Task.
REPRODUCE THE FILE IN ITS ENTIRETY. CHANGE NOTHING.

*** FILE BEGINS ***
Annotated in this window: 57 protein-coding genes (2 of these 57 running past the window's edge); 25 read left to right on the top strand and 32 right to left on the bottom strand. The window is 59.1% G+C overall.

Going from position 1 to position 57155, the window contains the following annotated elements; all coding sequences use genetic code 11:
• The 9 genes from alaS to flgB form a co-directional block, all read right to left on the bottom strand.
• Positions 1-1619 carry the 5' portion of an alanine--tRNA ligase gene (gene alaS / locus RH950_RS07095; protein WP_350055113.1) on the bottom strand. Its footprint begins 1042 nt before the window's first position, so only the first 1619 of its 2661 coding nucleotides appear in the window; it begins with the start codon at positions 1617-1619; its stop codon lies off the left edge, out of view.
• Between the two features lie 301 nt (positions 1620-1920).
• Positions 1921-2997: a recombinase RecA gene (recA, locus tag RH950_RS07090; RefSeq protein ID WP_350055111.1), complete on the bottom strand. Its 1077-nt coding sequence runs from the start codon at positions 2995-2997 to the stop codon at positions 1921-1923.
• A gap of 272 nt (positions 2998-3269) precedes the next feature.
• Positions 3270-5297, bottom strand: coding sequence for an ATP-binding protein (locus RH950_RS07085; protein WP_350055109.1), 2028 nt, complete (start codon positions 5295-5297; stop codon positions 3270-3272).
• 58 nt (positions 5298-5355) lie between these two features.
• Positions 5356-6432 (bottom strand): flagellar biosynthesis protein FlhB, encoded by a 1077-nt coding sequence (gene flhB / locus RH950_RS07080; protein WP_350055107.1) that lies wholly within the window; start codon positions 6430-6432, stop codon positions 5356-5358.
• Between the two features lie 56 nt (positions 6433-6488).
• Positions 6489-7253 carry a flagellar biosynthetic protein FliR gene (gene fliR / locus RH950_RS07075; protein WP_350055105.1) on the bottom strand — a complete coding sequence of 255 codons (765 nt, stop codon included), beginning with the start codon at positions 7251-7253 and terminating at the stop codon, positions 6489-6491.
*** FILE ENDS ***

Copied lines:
Annotated in this window: 57 protein-coding genes (2 of these 57 running past the window's edge); 25 read left to right on the top strand and 32 right to left on the bottom strand. The window is 59.1% G+C overall.

Going from position 1 to position 57155, the window contains the following annotated elements; all coding sequences use genetic code 11:
• The 9 genes from alaS to flgB form a co-directional block, all read right to left on the bottom strand.
• Positions 1-1619 carry the 5' portion of an alanine--tRNA ligase gene (gene alaS / locus RH950_RS07095; protein WP_350055113.1) on the bottom strand. Its footprint begins 1042 nt before the window's first position, so only the first 1619 of its 2661 coding nucleotides appear in the window; it begins with the start codon at positions 1617-1619; its stop codon lies off the left edge, out of view.
• Between the two features lie 301 nt (positions 1620-1920).
• Positions 1921-2997: a recombinase RecA gene (recA, locus tag RH950_RS07090; RefSeq protein ID WP_350055111.1), complete on the bottom strand. Its 1077-nt coding sequence runs from the start codon at positions 2995-2997 to the stop codon at positions 1921-1923.
• A gap of 272 nt (positions 2998-3269) precedes the next feature.
• Positions 3270-5297, bottom strand: coding sequence for an ATP-binding protein (locus RH950_RS07085; protein WP_350055109.1), 2028 nt, complete (start codon positions 5295-5297; stop codon positions 3270-3272).
• 58 nt (positions 5298-5355) lie between these two features.
• Positions 5356-6432 (bottom strand): flagellar biosynthesis protein FlhB, encoded by a 1077-nt coding sequence (gene flhB / locus RH950_RS07080; protein WP_350055107.1) that lies wholly within the window; start codon positions 6430-6432, stop codon positions 5356-5358.
• Between the two features lie 56 nt (positions 6433-6488).
• Positions 6489-7253 carry a flagellar biosynthetic protein FliR gene (gene fliR / locus RH950_RS07075; protein WP_350055105.1) on the bottom strand — a complete coding sequence of 255 codons (765 nt, stop codon included), beginning with the start codon at positions 7251-7253 and terminating at the stop codon, positions 6489-6491.